Lenovo is on a mission to become the alternative not just to Dells and HP?s of this world, but also wants to gun for Apple products. This is the shortest summary of our conversations with several executives at the company which made great strides in 2013 and does not look back. The Lenovo team sees Ultra HD as an opportunity to build a great equalizer and rams past the competition no matter the cost, which should result in a sea of very price competitive products with high-end features.
Good example is ThinkVision Pro2840m. This is a 28? TN panel that will retail for only $799, which is exactly 400 dollars less than a product with the same panel from Philips (UltraClear 288P http://www.usa.philips.com/c/pc-monitor/22098/cat/en/ ). Lenovo aims to beat both Dell and Philips by delivering product at such a low price ? even though it offers the same connection capabilities as the competition (DisplayPort, mini-DP, HDMI and MHL ? good news for owners of Galaxy Note III).
The future is ‘almost here': An all-in-one PC running Google Android 4.4 ‘KitKat’ on Tegra K1 for a lower price than an Apple iMac.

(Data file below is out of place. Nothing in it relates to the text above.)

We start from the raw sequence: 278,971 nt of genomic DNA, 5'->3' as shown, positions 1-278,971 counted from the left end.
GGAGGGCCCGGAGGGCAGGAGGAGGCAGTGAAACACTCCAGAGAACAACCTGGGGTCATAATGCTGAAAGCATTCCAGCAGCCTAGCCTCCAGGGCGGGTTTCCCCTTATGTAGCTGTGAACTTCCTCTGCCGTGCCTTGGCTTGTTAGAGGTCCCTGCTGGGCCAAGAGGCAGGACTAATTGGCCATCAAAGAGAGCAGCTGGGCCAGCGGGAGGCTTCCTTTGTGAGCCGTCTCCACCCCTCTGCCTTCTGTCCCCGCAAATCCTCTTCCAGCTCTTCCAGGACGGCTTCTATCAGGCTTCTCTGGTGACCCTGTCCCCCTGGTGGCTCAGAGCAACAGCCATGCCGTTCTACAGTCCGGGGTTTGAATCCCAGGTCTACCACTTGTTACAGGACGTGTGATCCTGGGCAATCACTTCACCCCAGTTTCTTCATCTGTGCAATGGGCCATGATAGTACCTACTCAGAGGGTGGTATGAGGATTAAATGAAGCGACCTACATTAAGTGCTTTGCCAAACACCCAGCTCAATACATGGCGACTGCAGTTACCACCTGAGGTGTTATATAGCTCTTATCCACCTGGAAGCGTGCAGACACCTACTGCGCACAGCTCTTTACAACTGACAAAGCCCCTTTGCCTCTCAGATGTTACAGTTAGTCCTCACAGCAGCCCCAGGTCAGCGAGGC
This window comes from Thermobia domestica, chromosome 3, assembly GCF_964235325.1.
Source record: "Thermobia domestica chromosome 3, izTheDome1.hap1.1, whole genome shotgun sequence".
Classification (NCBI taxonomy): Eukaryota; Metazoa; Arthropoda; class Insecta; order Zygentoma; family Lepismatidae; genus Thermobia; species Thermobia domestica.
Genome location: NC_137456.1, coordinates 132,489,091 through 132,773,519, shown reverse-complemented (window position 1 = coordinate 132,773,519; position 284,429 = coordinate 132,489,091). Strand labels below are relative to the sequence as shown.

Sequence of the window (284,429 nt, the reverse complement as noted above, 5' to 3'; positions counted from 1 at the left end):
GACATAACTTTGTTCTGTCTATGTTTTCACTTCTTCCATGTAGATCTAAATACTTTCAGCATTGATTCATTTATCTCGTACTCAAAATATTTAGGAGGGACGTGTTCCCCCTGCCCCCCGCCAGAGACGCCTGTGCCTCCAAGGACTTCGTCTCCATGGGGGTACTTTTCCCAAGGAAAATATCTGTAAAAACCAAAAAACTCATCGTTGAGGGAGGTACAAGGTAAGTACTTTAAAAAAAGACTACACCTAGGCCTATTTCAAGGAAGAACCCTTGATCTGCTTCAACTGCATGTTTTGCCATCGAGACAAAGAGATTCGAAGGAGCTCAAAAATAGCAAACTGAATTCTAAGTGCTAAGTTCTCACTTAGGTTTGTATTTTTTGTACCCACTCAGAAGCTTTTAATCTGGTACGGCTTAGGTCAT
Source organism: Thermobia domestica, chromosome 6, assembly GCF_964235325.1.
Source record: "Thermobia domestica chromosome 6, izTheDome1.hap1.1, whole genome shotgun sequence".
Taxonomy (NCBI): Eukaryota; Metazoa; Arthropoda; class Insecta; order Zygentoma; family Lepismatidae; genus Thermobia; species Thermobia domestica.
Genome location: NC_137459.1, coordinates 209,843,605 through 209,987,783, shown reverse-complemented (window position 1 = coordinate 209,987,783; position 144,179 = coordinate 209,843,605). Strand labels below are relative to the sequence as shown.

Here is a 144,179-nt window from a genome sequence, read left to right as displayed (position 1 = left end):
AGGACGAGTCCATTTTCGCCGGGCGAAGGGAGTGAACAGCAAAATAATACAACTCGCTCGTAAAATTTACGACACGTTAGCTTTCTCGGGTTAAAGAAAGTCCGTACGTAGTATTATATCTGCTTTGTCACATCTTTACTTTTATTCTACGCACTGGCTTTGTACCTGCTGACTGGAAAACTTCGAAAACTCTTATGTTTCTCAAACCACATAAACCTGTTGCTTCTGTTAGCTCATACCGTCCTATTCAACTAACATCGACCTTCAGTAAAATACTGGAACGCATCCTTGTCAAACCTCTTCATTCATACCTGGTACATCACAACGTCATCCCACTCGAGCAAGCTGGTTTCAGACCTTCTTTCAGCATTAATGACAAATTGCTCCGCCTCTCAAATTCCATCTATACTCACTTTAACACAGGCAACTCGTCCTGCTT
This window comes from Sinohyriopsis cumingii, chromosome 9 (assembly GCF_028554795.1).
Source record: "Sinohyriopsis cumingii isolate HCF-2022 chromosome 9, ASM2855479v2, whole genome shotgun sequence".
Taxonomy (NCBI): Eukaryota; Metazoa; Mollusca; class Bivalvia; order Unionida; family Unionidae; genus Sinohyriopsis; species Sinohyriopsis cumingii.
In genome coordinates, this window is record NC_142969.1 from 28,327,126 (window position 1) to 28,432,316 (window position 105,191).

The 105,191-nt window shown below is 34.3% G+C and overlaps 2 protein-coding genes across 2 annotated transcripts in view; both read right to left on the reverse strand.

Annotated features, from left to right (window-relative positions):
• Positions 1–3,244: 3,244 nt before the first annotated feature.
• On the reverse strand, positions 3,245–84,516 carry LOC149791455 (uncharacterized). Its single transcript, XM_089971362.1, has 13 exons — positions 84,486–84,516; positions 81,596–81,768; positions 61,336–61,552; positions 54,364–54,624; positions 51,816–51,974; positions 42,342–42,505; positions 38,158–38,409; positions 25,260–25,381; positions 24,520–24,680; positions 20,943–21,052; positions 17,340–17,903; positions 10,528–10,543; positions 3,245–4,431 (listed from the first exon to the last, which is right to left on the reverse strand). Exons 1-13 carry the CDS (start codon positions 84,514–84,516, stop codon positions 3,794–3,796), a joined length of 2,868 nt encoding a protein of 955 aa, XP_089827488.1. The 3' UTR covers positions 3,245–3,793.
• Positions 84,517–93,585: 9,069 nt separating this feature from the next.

Second product uses the same panel as the Pro2840m, but pairs it with Nvidia Tegra K1 in what is the first design win for Nvidia with the new part. ThinkVision 28 4K2K is a 28? All-In-One with a 10-point touchscreen, running Google Android 4.4. This is as close as Google has come to becoming a desktop product and should the price be what we were told it will be, both iMac and other AIO?s are in trouble. Miracast technology is supported, but the connectivity features of this PC are what is expected of a 2014 device: WiFi, Bluetooth 4.0 and NFC. Can Google become a desktop OS vendor courtesy of Tegra K1 and Lenovo? That remains to be seen.
Finally: A 4K Laptop. Less than 1" thick, this touchscreen model is guaranteed to turn some heads.
Lastly, after many announcements of ?almost there? products such as Retina Display on Apple MacBooks (2560×1600 and 2880×1800), 3K displays on Samsung, HP, Dell and MSI and its own Yoga 2 (3200×1800), Lenovo is the first vendor out the door with a 4K notebook. Lenovo Y40 and Y50 are 14? and 15.6? notebooks with an optional Ultra HD panel (3840×2160) featuring either AMD Radeon (Y40) or Nvidia GeForce (Y50) graphics. Starting price for a baseline FullHD model with AMD Radeon graphics is $699, and will scale up to high $1xxxx with a 4K panel and GeForce GTX.
All in all, Lenovo selected CES 2014 to make a very strong case for its products. What we could not extract from the people we talked to is the way how they created their product matrix, but it?s quite clear that the Chinese giant looked at all of their competitors and decided to outspec them and sacrifice short term profitability for long term market gain.